In Norse mythology, Bifröst (i// or sometimes Bilröst or Bivrost) is a burning rainbow bridge that reaches between Midgard (the world) and Asgard, the realm of the gods. The bridge is attested as Bilröst in the Poetic Edda; compiled in the 13th century from earlier traditional sources, and as Bifröst in the Prose Edda; written in the 13th century by Snorri Sturluson, and in the poetry of skalds. Both the Poetic Edda and the Prose Edda alternately refer to the bridge as Asbrú (Old Norse "Æsir's bridge").
According to the Prose Edda, the bridge ends in heaven at Himinbjörg, the residence of the god Heimdallr, who guards it from the jötnar. The bridge's destruction at Ragnarök by the forces of Muspell is foretold. Scholars have proposed that the bridge may have originally represented the Milky Way and have noted parallels between the bridge and another bridge in Norse mythology, Gjallarbrú.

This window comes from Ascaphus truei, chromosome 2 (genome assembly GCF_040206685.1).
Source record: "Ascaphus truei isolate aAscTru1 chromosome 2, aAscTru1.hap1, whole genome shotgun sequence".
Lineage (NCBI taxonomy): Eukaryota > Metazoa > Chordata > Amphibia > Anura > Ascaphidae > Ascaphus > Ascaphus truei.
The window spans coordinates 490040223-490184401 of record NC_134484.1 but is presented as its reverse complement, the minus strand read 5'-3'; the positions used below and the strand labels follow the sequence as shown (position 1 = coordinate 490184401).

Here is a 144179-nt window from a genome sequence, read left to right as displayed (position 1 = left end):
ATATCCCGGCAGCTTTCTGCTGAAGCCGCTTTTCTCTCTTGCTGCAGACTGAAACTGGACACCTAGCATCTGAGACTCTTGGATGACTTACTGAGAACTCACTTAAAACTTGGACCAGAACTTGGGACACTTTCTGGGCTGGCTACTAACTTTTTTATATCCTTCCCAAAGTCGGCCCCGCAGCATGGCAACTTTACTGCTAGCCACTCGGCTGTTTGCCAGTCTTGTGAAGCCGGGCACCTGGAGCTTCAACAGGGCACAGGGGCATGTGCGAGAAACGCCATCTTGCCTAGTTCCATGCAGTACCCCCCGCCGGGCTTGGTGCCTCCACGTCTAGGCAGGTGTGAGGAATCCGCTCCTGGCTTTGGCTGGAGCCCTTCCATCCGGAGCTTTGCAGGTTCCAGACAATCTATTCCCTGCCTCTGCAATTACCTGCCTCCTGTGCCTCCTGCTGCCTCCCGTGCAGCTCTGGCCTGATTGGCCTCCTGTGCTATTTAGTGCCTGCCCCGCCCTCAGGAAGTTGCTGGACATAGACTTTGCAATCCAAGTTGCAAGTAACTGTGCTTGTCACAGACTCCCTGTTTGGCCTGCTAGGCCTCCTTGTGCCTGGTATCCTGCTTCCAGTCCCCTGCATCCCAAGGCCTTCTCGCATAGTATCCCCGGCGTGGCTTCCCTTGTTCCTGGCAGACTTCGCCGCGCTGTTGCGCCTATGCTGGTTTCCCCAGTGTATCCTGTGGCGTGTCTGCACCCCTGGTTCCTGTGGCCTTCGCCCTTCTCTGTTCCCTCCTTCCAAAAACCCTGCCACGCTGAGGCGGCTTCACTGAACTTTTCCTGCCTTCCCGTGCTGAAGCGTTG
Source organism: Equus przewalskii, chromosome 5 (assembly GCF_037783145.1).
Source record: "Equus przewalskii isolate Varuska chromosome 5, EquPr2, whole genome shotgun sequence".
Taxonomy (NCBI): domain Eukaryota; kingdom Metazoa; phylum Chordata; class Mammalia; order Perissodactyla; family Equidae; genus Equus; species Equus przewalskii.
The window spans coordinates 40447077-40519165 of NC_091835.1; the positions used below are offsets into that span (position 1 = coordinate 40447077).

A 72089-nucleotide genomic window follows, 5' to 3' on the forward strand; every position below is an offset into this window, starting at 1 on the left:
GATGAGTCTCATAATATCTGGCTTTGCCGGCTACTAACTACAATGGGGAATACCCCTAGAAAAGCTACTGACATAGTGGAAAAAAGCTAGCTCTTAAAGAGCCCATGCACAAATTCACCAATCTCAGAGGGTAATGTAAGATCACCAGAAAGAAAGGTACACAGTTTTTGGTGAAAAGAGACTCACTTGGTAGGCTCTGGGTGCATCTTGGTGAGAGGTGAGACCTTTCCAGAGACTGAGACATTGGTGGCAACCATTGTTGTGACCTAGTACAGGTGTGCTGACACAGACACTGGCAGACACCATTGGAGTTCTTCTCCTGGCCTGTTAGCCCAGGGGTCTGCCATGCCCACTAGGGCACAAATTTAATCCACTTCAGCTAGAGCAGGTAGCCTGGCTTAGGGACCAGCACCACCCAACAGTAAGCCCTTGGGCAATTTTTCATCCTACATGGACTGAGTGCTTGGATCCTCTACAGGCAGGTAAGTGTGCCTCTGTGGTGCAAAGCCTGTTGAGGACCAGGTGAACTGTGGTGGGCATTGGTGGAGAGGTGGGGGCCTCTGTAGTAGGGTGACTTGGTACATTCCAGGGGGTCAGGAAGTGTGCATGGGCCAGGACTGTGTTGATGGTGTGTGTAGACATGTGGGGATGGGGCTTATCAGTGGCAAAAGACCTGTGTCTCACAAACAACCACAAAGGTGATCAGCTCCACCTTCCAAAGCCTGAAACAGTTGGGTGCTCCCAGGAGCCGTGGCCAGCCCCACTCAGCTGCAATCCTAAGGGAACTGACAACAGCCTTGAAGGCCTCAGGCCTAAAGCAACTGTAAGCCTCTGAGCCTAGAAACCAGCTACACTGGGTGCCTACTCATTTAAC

Scholar Andy Orchard posits that Bifröst may mean "shimmering path." He notes that the first element of Bilröst—bil (meaning "a moment")—"suggests the fleeting nature of the rainbow," which he connects to the first element of Bifröst—the Old Norse verb bifa (meaning "to shimmer" or "to shake")—noting that the element provokes notions of the "lustrous sheen" of the bridge. Austrian Germanist Rudolf Simek says that Bifröst either means "the swaying road to heaven" (also citing bifa) or, if Bilröst is the original form of the two (which Simek says is likely), "the fleetingly glimpsed rainbow" (possibly connected to bil, perhaps meaning "moment, weak point").
Two poems in the Poetic Edda and two books in the Prose Edda provide information about the bridge:
In the Poetic Edda, the bridge is mentioned in the poems Grímnismál and Fáfnismál, where it is referred to as Bilröst. In one of two stanzas in the poem Grímnismál that mentions the bridge, Grímnir (the god Odin in disguise) provides the young Agnarr with cosmological knowledge, including that Bilröst is the best of bridges. Later in Grímnismál, Grímnir notes that Asbrú "burns all with flames" and that, every day, the god Thor wades through the waters of Körmt and Örmt and the two Kerlaugar:
In Fáfnismál, the dying wyrm Fafnir tells the hero Sigurd that, during the events of Ragnarok, bearing spears, gods will meet at Óskópnir. From there, the gods will cross Bilröst, which will break apart as they cross over it, causing their horses to dredge through an immense river.